The Body, Gender, and Dance
within Shakespeare’s The Tempest
A PowerPoint Presentation
Created By: Rebecca Corley
Aims :
To provide contextual information
on Shakespeare’s The Tempest
To introduce Peter Greenaway’s
cinematic adaptation of the text
To stimulate class discussion
regarding the inclusion of The
Body, Gender, and Dance within
these two works
Tentative
Outline
• Introduction of topic (2 min.)
• Background Information on William Shakespeare’s The
Tempest (3 min.)
• Biographical Information on Peter Greenaway (6 min.)
• Useful information on/ context of Prospero’s Books (3 min.)
• Video clip from Prospero’s Books (6 min.)
• Questions/Stimulation of Discussion on The Body and
Dance within the the two works (8 min.)
• Concluding remarks (2 min.)
Some Info About the Play:
• Written in 1610 or 1611
• Last play completed by Shakespeare, with the
exception of Two Noble Kinsmen, which he coauthored
• The Tempest is the fourth, final, and the finest of
Shakespeare's great and/or late romances
• belongs to the genre of Elizabethan romance plays,
along with Pericles, Cymbeline, and The Winter's Tale
• One widely held view is that the play was
Shakespeare’s farewell to the stage-- that in it he
indicates to his audience that he will no longer write
for them and that the character of Prospero is
biographical.
• “The richness of The Tempest as theater is matched by
the extraordinary thematic complexity of its text . . .”
Hmmm . . .
Key Term:
Tragi-comedy: a
play with elements of
both tragedy and
comedy (i.e. a happy
ending, yet
suggestions of an
other-than-happy
ending)
A LITTLE BIT about the Director…
Peter Greenaway
• born in Newport, Wales, in 1942
• studied painting at Walthamstow College of Art
• worked at the Central Office of Information for 11
years
• made first short film, Train, in 1966 by filming the
last of the steam trains coming into Waterloo
Station, then recasting it as a mechanical ballet
with a musique concrete score.
• received enormous critical acclaim and
international recognition for his first feature film
The Draughtman's Contract (1982)
• has produced a wealth of short and featurelength films, but also paintings, novels and other
books, and has held several one-man shows and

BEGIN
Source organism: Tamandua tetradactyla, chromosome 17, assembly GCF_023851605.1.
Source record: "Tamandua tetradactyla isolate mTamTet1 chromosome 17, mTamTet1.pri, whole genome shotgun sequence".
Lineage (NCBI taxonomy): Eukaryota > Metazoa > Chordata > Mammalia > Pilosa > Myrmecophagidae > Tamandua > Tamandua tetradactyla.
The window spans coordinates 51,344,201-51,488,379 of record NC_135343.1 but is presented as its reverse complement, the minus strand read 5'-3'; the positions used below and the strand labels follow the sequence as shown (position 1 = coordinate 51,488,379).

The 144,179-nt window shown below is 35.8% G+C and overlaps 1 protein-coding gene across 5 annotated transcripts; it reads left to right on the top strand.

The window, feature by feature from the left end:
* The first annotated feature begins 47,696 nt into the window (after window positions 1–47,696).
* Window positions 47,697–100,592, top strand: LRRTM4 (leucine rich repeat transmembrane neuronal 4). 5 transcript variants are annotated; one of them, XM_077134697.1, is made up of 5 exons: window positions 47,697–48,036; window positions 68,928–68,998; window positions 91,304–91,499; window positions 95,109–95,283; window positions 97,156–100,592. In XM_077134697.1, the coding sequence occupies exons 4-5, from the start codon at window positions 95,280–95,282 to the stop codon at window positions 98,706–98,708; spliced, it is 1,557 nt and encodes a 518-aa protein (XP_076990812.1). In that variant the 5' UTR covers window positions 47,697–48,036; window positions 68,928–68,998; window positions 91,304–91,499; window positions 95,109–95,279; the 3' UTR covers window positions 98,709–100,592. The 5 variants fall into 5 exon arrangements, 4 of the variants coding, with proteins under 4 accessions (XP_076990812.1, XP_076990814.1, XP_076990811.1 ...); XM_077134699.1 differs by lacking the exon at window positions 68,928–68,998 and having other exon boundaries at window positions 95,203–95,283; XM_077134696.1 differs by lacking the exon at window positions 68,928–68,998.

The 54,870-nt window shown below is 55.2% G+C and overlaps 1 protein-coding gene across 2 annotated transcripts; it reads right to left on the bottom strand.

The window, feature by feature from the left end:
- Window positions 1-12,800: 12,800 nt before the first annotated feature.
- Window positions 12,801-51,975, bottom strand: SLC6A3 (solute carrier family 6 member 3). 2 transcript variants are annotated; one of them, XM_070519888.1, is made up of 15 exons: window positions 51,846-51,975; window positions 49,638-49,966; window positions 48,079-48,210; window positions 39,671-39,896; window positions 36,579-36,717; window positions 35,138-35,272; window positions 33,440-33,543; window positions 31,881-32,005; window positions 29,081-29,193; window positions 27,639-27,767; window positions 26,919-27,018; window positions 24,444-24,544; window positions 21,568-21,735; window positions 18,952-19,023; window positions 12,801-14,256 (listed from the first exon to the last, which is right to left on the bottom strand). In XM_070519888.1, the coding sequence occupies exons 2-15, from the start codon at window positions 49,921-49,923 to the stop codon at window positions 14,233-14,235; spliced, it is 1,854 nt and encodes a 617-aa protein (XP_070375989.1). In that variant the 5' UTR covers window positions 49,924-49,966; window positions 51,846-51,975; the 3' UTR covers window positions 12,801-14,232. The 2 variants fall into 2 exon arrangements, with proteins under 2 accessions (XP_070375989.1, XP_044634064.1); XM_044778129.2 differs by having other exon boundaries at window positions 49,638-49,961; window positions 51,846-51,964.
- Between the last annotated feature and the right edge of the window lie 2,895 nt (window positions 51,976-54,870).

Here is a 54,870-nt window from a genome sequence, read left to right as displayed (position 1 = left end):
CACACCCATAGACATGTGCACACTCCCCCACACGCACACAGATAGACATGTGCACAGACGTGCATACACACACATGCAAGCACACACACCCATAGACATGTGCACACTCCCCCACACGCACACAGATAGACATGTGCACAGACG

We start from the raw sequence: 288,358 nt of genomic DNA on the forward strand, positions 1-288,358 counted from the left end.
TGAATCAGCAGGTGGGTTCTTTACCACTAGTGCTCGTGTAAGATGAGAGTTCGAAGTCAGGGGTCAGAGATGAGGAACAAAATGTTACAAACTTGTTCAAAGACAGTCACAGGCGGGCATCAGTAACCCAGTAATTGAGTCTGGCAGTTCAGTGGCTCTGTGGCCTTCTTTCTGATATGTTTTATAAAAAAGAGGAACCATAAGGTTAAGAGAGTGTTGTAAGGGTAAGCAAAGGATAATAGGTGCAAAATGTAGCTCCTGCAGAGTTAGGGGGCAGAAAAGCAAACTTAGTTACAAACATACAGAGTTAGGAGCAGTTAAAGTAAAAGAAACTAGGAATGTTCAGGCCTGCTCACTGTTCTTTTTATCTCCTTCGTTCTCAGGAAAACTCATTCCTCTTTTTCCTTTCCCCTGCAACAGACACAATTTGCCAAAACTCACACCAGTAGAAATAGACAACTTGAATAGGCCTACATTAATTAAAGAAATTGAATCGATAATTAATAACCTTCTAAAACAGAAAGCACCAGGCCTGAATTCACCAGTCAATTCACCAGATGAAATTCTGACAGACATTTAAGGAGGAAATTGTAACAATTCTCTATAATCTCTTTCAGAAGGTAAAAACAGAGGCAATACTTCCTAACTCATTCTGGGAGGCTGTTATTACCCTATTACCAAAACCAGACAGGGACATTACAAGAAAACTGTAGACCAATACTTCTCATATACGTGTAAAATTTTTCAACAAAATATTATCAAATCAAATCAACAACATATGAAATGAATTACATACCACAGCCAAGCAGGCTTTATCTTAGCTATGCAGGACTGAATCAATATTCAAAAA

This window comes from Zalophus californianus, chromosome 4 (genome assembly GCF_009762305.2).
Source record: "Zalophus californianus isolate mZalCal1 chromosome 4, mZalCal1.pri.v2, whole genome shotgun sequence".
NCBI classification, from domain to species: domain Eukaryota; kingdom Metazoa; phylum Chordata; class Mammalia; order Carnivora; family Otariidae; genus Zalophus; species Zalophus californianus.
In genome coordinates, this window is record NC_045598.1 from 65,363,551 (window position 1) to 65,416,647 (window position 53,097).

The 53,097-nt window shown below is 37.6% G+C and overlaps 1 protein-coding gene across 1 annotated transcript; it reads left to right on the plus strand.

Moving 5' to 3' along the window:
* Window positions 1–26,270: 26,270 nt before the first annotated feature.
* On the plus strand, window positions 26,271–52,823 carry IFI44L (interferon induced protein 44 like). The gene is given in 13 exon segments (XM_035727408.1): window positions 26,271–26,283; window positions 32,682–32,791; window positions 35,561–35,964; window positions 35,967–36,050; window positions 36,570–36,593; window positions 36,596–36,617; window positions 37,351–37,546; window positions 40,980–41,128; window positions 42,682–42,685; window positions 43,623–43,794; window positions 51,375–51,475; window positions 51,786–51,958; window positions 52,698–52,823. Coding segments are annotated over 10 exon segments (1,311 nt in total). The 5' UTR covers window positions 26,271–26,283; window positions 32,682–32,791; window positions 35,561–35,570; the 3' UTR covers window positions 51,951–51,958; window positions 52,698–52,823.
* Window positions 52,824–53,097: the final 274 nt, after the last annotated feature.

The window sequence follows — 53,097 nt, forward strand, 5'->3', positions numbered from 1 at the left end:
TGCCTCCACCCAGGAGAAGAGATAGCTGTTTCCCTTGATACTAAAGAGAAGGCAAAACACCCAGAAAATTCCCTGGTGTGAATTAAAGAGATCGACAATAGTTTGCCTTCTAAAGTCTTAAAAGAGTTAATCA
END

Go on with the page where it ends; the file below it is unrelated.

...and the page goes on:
curated exhibitions at museums world-wide
A (Short?) Filmography:
“Everything
is permissible
in art.”
•
•
•
•
•
•
•
•
•
•
1966
1967
1969
1971
1975
1977
1978
1980
1982
1982
Train
Revolution
Intervals
Erosion
Windows
Dear Phone
1-100
The Falls
Act of God
The Draughtman’s Contract
Cont’d…
and more films…
•
•
•
•
•
•
•
•
•
•
•
1984
1985
1986
1987
1988
1989
1991
1992
1993
1994
1995
Making a Splach
Inside Rooms-26 Bathrooms
A Zed and Two Noughts
The Belly of an Architect
Drowning by Numbers
A TV Dante- Cantos 1-8
Prospero’s Books
Rosa
The Baby of Macon
The Stairs, Geneva
The Pillow Book
These are the twenty-four books that
Gonzalo hastily threw into
Prospero's boat as he was pushed
out into the sea to begin his exile.
These books enabled Prospero to
find his way across the oceans, to
combat the malignancies of Sycorax,
to colonise the island, to free Ariel,
to educate and entertain Miranda, to
summon tempests and bring his
enemies to heel.
Prospero’s Books
1.
2.
3.
4.
5.
6.
7.
8.
9.
10.
11.
12.
The Book of Water
A Book of Mirrors
A Book of Mythologies
A Primer of the Small Stars
An Atlas Belonging to Orpheus
A Harsh Book of Geometry
The Book of Colours
The Vesalius Anatomy of Birth
An Alphabetical Inventory of the Dead
A Book of Travelers' Tales
The Book of the Earth
A Book of Architecture and Other Music
Prospero’s Books (cont’d)
13. The Ninety-Two Conceits of the Minotaur
14. The Book of Languages
15. End-plants
16. A Book of Love
17. A Bestiary of Past, Present, and Future Animals
18. The Book of Utopias
19. The Book of Universal Cosmography
20. Lore of Ruins
21. The Autobiographies of Pasiphae and Semiramis
22. A Book of Motion
23. The Book of Games
24. Thirty-Six Plays
What do you think?
• Is Miranda’s position
equal in stature to the
other (all male)
characters in the play?
• Consider:
(Prospero, to Miranda)
“Silence! one word more
shall make me chide thee,
if not hate thee. What! An
advocate for an imposter!
hush! Thou think'st there
is no more such shapes as
he, Having seen but him
and Caliban: foolish
wench!” Act I, Scene II
•
For Discussion :
Do you think the portrayal of
Caliban within the film
Prospero’s Books serves to
represent his character
accurately? Why or why not?
(Hint: Think about the
choreography!)
Other important ideas….?
• How are gender roles
played out within The
Tempest? Does
Greenaway create a
more distinct gender
boundary in his work?
• How does his use of
nudity in the film
affect the gender
roles?
References:
Descargar

Document